Yasser Arafat's death last November created, it was commonly said, a golden opportunity for Palestinians to arrest their society's downward spiral into squalor and suicide bombing. It also set up a test for all those who believed that Arafat himself was the principal Palestinian problem.

The test went like this: Let's say Arafat were abruptly replaced, via a fair democratic election, by a civilized moderate with a long record of opposing violence and a clear commitment to negotiating a peaceful settlement with Israel. Amazingly, that happened six months ago, when Mahmoud Abbas became the Palestinian president. Let's further say that Israel decided to unilaterally withdraw from all of the Gaza Strip and a portion of the West Bank -- as, almost incredibly, it appears ready to do just two weeks from now. What difference would we see in Palestinian behavior?

Here, so far, are the empirical results: With the Israeli pullout looming, the new Palestinian authorities are promising to rein in extremists who threaten to attack the withdrawing settlers and soldiers -- but so far their efforts have been weak. An experts' study recently concluded that Palestinian security forces remain factionalized, underarmed and undertrained, and that they are more easily commanded by local warlords than their official leaders. Corrupt hacks populate Palestinian ministries and dominate the legislature and the ruling Fatah party. Democratic elections scheduled for last month were indefinitely postponed.

There are fitful negotiations with Israel about coordinating the withdrawal and subsequent status of Gaza. But Palestinian leaders appear more focused on using U.S. mediators to extract concessions from Israel than they are on formalizing agreements with the Jewish state. In the end, they may prefer to remain passive and blame Ariel Sharon for a unilateral and chaotic withdrawal.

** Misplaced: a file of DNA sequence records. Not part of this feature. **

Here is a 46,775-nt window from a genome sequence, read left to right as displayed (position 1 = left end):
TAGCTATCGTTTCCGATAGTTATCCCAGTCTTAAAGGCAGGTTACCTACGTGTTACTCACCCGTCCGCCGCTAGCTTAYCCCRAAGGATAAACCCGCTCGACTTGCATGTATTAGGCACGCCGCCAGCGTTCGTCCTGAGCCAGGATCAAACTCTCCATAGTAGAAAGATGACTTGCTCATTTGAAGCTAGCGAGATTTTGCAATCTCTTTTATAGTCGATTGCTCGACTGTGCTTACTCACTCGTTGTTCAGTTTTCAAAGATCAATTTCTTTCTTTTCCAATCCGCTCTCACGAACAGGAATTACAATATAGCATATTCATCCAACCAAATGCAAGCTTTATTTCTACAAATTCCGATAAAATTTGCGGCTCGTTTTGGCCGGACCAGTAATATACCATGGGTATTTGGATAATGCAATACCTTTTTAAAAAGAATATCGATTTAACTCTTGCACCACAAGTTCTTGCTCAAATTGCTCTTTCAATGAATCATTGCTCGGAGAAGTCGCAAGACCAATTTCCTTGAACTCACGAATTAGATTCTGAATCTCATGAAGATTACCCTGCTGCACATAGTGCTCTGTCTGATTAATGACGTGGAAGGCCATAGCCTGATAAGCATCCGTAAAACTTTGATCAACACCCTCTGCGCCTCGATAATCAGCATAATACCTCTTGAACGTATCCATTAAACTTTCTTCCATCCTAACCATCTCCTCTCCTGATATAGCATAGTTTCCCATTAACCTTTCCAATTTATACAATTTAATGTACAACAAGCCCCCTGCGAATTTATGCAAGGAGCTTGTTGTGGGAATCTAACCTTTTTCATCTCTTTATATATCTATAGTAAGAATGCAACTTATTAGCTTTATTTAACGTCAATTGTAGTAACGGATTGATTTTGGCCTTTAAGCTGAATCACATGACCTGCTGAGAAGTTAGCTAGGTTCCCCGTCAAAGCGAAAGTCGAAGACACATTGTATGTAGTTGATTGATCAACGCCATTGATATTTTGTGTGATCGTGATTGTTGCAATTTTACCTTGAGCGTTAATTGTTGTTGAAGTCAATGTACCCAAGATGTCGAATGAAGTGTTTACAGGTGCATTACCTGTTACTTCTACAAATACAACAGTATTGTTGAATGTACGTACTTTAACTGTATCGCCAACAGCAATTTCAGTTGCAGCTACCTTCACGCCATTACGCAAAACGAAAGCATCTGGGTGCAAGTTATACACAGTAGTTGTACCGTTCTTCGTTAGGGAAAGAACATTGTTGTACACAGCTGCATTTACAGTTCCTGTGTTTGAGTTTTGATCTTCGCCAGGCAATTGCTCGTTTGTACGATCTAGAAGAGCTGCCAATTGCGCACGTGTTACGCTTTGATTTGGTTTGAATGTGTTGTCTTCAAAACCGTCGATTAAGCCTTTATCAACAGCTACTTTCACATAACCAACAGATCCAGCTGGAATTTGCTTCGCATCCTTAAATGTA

It all sounds, in short, very much like Yasser Arafat's Palestine.

So why did this happen? Was Arafat merely a faithful representative of a dysfunctional society? And is there any way all this can be repaired before Gaza plunges into anarchy or becomes a stronghold for Islamic extremists?

The Bush administration, which has supported Abbas but cautiously delimited its investment in his success, publicly offers the optimistic case. Yes, Assistant Secretary of State David Welch said in a congressional hearing last week, there are difficulties, "huge ones." But "do they have the will to do it? Yes, they do." Abbas, Welch and security envoy Lt. Gen. William Ward pointed out, has taken steps to clean up Palestinian finances and reorganize security forces. Some of those forces recently opened fire on militants from the Hamas movement in an attempt to stop rocket attacks on Israel. "It's not an overnight affair; it's a long-term proposition, but steps are being taken," Ward said.

Part of the problem, in fact, is that the Palestinians don't get to work at their own pace. Undoing the Arafat regime, building a new one, and finding a way to integrate or at least disarm radical forces can't easily be done in six months. But that timetable has been imposed by Israel's prime minister, Sharon, who has proceeded with his plan for the Gaza withdrawal without regard for Palestinian circumstances. Sharon clearly doesn't expect Abbas to succeed, and he has tailored his actions accordingly: Concessions to the new Palestinian regime have been held to the bare minimum required to satisfy pressure from Washington. The Israeli leader meanwhile proceeds with the unilateral solution he designed before Arafat's death. Following withdrawal from Gaza, Israel will retreat behind the border-like system of fences and walls it is constructing through the West Bank and around Jerusalem, and prepare to live with that status quo indefinitely.

Arab states, too, don't seem to be betting on Abbas. Though they are rolling in fresh oil wealth, they have made no significant new contributions to the Palestinian Authority. As he prepares to take over Gaza, Abbas is struggling with a $400 million budget deficit. Former World Bank president James Wolfensohn, who has been delegated by the international community to coordinate Gaza's development, said in the House hearing that "it is absolutely essential" that Abbas be able to show Palestinians results immediately after the withdrawal -- in new schools, new sewage systems, new jobs. That's because within months of the pullout he'll probably have to hold the elections he postponed; if there is no progress, Hamas may win.

But Wolfensohn is struggling to make headway, not just because the Palestinians haven't changed a lot but because the other parties to the endless Middle East conflict haven't altered their actions much, either. Yasser Arafat may have been the biggest single obstacle to peace. But now that he's gone, it's beginning to look like lots of people in and outside the Middle East didn't really want that golden opportunity.